Letters have always been the lifeblood for soldiers and their families back home.
The ones from Roy E. Kidd to his folks in Emsworth are yellowed from the 90 years that have passed since he wrote them in 1918 as a young infantryman with the American Expeditionary Force in war-ravaged Europe.
As a first-hand account of the horrors of World War I trench warfare, they're too mundane to offer much insight. The sentiment of the day was to avoid nasty descriptions of life at the front.
But to Mr. Kidd's descendants, who didn't know the letters existed until a Clarion County teacher found them at a yard sale two years ago, they provide a personal window to a war almost entirely faded from living memory.
Only a handful of World War I veterans remain.
At 10 a.m. today, his 25 letters will be presented to Mr. Kidd's grandson, David Kidd, in the gym at Union High School as part of a ceremony hosted by the school and the new Donald R. Lobaugh War Museum in Rimersburg, Clarion County.
The program will include the display of the letters, patriotic music, poetry and a few comments and exhibits about The Great War.
"The VFW and American Legion will present the colors, play taps and fire off a volley," said Jim McCullough, head of the museum, which opened on Memorial Day. "We're hoping for a good turnout."
David Kidd, who works for the Department of State in Washington, D.C., couldn't be reached yesterday because he was traveling to the school, but he plans to donate the letters to the Senator John Heinz Pittsburgh Regional History Center.
The letters were lost to the Kidd family for decades until Ken Gibbs of Rimersburg, an English teacher at Union High, attended a yard sale held by an antiques dealer. He bought a box of cookbooks for $6 and found the book of letters at the bottom.
No one knows how they ended up there, but after reading them, Mr. Gibbs recognized their historical value and sought the help of Joe Gardner, a retired professor and World War I buff, to locate the Kidd family.
David Kidd, who is in his 50s, was able to make the trip.
His grandfather was a member of the 145th Regiment of the 37th Infantry Division and spent July 1918 through January 1919 in France, participating in several campaigns.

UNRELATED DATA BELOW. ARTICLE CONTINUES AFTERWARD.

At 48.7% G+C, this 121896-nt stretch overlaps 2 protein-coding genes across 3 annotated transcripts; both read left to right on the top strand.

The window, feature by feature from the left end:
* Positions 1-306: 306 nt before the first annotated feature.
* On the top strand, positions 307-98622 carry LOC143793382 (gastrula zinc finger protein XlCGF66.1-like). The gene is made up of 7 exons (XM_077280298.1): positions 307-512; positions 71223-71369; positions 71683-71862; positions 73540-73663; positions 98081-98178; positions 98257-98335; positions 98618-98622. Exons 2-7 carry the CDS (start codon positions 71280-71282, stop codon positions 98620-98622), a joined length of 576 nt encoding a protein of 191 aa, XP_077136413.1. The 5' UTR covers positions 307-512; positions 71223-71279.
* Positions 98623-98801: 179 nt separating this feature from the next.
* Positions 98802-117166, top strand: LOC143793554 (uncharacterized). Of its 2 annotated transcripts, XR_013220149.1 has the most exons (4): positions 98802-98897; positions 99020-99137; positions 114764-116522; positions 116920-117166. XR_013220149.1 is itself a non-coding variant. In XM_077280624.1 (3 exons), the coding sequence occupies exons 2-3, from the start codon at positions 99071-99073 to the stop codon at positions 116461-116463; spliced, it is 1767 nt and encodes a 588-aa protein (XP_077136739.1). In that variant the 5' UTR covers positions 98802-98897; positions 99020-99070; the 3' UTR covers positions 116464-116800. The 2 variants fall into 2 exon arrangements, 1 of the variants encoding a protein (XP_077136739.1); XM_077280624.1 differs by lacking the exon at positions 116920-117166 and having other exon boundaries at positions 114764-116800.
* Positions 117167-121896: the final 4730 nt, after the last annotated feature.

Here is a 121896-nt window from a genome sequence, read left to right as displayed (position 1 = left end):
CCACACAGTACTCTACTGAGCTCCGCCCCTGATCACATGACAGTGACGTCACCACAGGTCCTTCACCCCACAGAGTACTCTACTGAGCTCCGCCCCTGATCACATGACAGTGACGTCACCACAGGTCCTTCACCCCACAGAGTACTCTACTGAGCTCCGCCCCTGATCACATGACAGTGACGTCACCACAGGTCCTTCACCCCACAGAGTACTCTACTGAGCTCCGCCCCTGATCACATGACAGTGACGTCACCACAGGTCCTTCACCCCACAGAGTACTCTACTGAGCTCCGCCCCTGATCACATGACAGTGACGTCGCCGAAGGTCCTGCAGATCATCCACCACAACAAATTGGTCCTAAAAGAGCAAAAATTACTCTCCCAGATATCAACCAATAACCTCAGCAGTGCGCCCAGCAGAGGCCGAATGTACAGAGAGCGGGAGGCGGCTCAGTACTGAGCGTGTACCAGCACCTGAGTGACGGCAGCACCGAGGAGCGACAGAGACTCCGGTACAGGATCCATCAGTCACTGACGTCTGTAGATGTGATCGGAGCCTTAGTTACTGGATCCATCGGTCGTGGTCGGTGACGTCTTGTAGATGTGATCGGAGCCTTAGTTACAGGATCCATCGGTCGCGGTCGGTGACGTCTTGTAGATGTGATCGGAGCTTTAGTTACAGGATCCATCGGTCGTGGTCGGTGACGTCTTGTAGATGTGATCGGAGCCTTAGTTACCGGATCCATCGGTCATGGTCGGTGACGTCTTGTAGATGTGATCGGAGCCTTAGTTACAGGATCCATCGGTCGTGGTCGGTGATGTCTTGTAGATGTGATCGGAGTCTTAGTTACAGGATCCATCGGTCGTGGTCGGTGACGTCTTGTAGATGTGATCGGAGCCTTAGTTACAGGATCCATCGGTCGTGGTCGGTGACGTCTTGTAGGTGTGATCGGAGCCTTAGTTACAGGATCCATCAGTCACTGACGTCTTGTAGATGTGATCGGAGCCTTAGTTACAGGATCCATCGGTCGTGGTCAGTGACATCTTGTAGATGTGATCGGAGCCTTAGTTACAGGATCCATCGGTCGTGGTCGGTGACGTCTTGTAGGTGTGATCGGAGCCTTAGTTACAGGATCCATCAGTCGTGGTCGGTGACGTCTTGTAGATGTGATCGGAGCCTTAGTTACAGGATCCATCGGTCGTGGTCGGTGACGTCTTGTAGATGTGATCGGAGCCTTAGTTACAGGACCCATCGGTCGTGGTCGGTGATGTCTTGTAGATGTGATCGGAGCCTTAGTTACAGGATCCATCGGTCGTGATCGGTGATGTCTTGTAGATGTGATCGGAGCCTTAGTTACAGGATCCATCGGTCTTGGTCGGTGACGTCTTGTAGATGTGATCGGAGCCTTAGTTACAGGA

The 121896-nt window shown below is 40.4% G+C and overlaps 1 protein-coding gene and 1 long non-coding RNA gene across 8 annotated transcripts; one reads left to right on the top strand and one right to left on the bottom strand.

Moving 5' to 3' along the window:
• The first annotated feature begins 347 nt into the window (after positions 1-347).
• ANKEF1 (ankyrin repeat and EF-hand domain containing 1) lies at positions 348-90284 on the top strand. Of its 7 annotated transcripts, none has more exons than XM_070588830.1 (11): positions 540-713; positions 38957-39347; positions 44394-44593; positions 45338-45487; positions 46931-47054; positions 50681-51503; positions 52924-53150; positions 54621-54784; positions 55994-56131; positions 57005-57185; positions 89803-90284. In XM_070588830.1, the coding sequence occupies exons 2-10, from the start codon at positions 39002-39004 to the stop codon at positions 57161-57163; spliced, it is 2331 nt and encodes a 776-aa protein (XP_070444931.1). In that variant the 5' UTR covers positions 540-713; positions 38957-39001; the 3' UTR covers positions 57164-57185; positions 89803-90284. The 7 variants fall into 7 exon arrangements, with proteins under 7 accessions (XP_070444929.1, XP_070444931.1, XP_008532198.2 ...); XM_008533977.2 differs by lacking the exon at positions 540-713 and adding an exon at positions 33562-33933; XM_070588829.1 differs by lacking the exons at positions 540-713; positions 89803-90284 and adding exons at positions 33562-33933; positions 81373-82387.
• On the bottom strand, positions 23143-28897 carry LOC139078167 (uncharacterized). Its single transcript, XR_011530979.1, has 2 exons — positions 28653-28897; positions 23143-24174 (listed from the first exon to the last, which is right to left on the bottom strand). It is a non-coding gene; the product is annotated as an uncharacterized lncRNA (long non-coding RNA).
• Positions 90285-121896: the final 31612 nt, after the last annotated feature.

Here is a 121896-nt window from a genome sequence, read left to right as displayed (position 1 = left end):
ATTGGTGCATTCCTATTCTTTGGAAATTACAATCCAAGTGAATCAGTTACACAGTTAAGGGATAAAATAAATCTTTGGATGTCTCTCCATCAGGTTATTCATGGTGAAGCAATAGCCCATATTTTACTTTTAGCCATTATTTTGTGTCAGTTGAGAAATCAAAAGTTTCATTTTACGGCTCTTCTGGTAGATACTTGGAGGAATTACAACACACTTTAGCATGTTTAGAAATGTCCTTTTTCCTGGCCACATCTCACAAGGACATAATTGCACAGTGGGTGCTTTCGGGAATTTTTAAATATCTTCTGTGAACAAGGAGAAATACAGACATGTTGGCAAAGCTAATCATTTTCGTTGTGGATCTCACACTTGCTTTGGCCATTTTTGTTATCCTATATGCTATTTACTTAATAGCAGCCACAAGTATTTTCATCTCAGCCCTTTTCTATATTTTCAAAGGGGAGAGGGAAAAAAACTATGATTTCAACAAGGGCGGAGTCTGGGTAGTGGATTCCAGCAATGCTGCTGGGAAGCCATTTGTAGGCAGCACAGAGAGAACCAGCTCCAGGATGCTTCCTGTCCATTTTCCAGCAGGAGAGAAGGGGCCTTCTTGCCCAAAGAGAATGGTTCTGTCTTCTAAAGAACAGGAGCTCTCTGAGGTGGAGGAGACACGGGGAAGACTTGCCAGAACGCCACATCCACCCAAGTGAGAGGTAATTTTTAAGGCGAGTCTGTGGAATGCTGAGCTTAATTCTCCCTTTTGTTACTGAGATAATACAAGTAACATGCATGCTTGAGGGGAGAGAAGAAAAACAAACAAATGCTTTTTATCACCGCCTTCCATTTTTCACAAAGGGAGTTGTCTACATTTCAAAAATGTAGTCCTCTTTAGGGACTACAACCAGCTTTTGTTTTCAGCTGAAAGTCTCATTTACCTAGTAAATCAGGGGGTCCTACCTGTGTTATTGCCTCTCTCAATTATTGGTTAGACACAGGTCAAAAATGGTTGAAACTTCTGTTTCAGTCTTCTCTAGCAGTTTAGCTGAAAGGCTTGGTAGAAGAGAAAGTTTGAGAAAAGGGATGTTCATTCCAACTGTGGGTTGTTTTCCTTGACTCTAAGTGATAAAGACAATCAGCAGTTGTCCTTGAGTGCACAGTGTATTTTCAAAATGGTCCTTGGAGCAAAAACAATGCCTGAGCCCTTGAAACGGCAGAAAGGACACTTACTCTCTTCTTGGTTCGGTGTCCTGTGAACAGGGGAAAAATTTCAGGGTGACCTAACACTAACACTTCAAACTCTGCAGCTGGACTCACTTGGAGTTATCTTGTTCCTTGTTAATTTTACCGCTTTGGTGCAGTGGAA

In addition to his usual duties in the infantry, Mr. Kidd was a runner, carrying messages from the front to the command post and other units. It was the same job Adolf Hitler had for the other side, and it was dangerous work.
Yet the letters say little about it, nor do they discuss the overall terror of a war in which hidebound infantry tactics outmoded by technology -- particularly the machine gun -- claimed an entire generation of young Germans, Frenchmen and British.
The Americans arrived at the end, nearly four years into the muddy stalemate, but still suffered heavy losses -- more than 116,000 killed and 205,000 wounded.
In the letters, Mr. Kidd seems to downplay it all.
Of one campaign in the Vosges Mountains, he wrote to his father, "there was not a great deal of activity but it seemed like a lot to us rookies. During our stay of six weeks there were nine soldiers of the 145th killed and a number wounded. However, the losses among the Germans were much greater than our own. The men showed a dash and daring that was surprising."
In another letter, he talks about going "over the top" and describes how a piece of shrapnel penetrated his gas mask.
But in general, said Mr. McCullough, "he spares his family the gory details."
That's typical of war letters of the time.
"Kidd's have all the common earmarks: don't worry the folks, show them you are spiritually strong, that you miss/love them, all will be 'normal' when you get home," Mr. Gardner, vice president of the Bradford County Historical Society, said in an e-mail. "But, as an historian, I can look at the dates on his tomes, the towns he mentions, even the weather, and, knowing his unit history, can ascertain that all may not have been so pleasant."
When Mr. Kidd talks about being "lightly shelled" and suffering only a few casualties at Montfaucon, for example, Mr. Gardner knows that this was actually part of the Meuse-Argonne battle. In reality, he said, Mr. Kidd's unit was under "seriously heavy artillery fire" that killed and wounded many of his fellow soldiers.
Mr. Gardner also notes that Mr. Kidd, like any grunt, had little appreciation for tactics beyond his trench or the grand strategies of the war.
"That's what makes history so much fun and letters like these so worthwhile: They give first-hand accounts from a 'mud-level' viewpoint," he said. "The generals want a sweeping victory; he wants warm, dry socks!"
Torsten Ove can be reached at email@example.com or 412-263-1510.